There is a place that is so barren, salty, and inhospitable that almost no life exists. It is also so straight and level that one can see the curvature of the planet. It is not, however, in another world. This place is the Bonneville Salt Flats, also known as the fastest place on Earth. The salt flats there in Utah stretch out over 30,000 acres, where racing and land speed records have been taking place since close to the invention of the automobile. If you have a related fact that you would like to have mentioned, make sure to leave a comment below or visit my contact page.
It was around 15,000 years ago when a lake the size of Lake Michigan in Western Utah named Bonneville Lake evaporated, leaving behind all of the salt that it contained. As it was surrounded by mountains, all of the salt stayed together, making a salt flat. This slat flat stretches for miles and miles and with a decently smooth surface. All of these features made it the ultimate place for racing.
Racing began around 1912, but everything really started to pick up in the 1930s, when hot-rods were becoming increasingly popular. Also, bomb casings were being converted into vehicles and being used because of the aerodynamic shape that allows them to cut through the air. It was a man named David Abbott “Ab” Jenkins who is known also as the father of the Bonneville Salt Flats held more records than anybody else and inspired other people to start racing as well.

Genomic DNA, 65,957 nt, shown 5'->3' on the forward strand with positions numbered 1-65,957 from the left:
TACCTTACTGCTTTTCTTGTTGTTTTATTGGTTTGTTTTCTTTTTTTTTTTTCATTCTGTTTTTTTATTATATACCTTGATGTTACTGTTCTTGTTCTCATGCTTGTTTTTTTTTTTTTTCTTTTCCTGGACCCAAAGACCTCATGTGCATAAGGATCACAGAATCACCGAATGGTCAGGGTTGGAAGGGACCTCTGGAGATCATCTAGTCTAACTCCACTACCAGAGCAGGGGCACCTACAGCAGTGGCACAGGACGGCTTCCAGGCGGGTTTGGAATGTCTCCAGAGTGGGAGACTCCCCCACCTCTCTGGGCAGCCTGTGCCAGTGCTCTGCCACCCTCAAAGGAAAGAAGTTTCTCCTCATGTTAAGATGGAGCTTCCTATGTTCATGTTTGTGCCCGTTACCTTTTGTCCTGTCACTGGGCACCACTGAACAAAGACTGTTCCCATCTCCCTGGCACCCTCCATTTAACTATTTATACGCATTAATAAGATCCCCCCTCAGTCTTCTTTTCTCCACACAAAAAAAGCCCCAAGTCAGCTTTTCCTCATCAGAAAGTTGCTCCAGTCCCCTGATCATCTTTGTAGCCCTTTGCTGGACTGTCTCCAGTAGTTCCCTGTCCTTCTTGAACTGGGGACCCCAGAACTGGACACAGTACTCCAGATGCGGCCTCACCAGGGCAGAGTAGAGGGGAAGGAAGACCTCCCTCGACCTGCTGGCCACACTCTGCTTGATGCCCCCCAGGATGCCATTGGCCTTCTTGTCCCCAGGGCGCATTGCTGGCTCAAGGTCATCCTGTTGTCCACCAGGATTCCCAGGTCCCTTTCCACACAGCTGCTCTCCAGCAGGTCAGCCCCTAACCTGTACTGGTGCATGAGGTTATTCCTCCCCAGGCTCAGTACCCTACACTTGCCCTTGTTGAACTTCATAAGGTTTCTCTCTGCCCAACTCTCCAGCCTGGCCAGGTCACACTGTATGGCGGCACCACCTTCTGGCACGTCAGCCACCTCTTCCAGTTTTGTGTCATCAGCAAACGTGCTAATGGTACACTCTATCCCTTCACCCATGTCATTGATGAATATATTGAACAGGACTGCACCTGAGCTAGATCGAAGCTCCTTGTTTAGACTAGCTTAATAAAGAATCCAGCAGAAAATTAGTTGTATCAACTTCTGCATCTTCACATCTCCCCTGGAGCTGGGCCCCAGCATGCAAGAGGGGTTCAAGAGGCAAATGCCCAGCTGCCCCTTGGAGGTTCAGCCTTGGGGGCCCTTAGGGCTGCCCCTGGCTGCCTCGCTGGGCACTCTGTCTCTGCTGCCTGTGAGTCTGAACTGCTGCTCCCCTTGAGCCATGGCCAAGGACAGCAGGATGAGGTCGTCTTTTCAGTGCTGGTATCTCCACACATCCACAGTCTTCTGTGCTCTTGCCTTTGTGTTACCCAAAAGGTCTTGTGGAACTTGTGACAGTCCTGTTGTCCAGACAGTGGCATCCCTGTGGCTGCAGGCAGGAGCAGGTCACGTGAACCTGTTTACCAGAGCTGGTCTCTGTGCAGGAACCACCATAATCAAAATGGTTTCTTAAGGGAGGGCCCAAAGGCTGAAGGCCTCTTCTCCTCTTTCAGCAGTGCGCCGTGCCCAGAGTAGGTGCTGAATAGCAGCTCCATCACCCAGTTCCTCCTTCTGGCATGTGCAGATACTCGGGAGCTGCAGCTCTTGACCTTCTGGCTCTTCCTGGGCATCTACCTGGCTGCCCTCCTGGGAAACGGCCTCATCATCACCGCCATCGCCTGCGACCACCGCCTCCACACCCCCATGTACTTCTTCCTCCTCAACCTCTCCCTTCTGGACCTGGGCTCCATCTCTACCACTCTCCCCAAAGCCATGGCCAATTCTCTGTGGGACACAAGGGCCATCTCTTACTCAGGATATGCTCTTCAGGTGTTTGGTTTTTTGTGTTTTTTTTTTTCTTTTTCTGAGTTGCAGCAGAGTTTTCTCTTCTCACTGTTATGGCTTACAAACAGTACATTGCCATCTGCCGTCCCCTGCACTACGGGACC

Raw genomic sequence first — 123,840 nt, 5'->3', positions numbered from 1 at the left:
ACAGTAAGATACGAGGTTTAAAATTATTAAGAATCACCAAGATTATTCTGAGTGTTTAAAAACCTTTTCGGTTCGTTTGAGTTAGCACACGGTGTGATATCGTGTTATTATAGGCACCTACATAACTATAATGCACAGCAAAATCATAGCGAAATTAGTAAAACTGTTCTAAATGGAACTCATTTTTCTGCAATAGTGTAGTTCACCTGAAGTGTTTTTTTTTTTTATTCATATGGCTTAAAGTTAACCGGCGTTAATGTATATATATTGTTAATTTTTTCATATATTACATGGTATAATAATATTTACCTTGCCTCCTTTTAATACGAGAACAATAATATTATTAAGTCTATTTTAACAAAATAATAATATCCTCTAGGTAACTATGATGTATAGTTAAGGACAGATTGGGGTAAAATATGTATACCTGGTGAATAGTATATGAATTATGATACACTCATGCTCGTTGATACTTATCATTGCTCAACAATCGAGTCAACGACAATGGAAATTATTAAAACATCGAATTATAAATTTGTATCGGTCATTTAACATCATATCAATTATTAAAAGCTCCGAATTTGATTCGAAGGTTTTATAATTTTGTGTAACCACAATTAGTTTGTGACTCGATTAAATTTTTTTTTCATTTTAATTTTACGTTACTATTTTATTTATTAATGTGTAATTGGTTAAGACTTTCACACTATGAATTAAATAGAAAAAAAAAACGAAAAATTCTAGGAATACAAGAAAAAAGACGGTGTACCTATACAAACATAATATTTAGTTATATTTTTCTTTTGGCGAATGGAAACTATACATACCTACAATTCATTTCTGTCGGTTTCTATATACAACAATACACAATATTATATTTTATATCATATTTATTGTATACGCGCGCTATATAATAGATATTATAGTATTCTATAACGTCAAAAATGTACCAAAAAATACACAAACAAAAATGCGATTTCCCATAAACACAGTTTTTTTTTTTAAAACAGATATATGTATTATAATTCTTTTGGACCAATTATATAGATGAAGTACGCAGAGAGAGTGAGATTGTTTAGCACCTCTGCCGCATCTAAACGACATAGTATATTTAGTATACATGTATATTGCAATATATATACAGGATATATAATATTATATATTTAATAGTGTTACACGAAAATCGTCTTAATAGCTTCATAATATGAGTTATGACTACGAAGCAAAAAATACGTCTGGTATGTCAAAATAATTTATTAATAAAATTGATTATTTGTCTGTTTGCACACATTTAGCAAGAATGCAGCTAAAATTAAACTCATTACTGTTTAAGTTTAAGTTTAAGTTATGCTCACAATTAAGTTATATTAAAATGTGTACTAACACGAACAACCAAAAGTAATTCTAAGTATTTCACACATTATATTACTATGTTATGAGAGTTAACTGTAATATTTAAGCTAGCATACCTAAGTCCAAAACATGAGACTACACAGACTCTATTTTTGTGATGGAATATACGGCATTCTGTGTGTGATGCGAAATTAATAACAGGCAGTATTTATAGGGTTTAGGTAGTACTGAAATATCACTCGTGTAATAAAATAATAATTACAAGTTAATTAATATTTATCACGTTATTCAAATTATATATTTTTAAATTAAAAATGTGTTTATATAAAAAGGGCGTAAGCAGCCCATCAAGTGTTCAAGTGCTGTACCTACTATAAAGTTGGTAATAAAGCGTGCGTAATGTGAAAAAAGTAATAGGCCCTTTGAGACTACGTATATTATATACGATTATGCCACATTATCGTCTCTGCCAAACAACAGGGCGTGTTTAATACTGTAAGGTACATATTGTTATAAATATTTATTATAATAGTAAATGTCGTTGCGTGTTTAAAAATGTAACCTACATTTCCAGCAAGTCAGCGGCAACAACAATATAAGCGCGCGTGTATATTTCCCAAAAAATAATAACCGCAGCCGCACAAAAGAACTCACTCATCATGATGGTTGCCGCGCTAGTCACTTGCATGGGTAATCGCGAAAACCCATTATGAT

People ever since then have been building and modifying cars to go as fast as possible and the salt flats have allowed them to do that. It’s not rare to see a car reach upwards of 300 mph on the flats. Some of these cars have even had jet engines strapped to them to help them reach the highest speeds possible. Think about the Thrust SSC which hit over 760 mph using two Rolls Royce jet engines.
Every year, Bonneville holds an event named Bonneville Speed Week, an event where people can come and watch as races and record attempts unfold right in front of them. It lasts about 6 days and during any of them, people can watch in awe as vehicles race at speed upwards of 300 or maybe even 400 mph.
This place is a racing haven that is very near and dear to people however it is disappearing right before our eyes. Companies mining for various things have taken out salt and not put it back causing it to shrink every day. There have been efforts to save the Salt Flats and they appear to be somewhat successful so far. If you would like to help support the cause, you can go to http://savethesalt.org/take-action/ .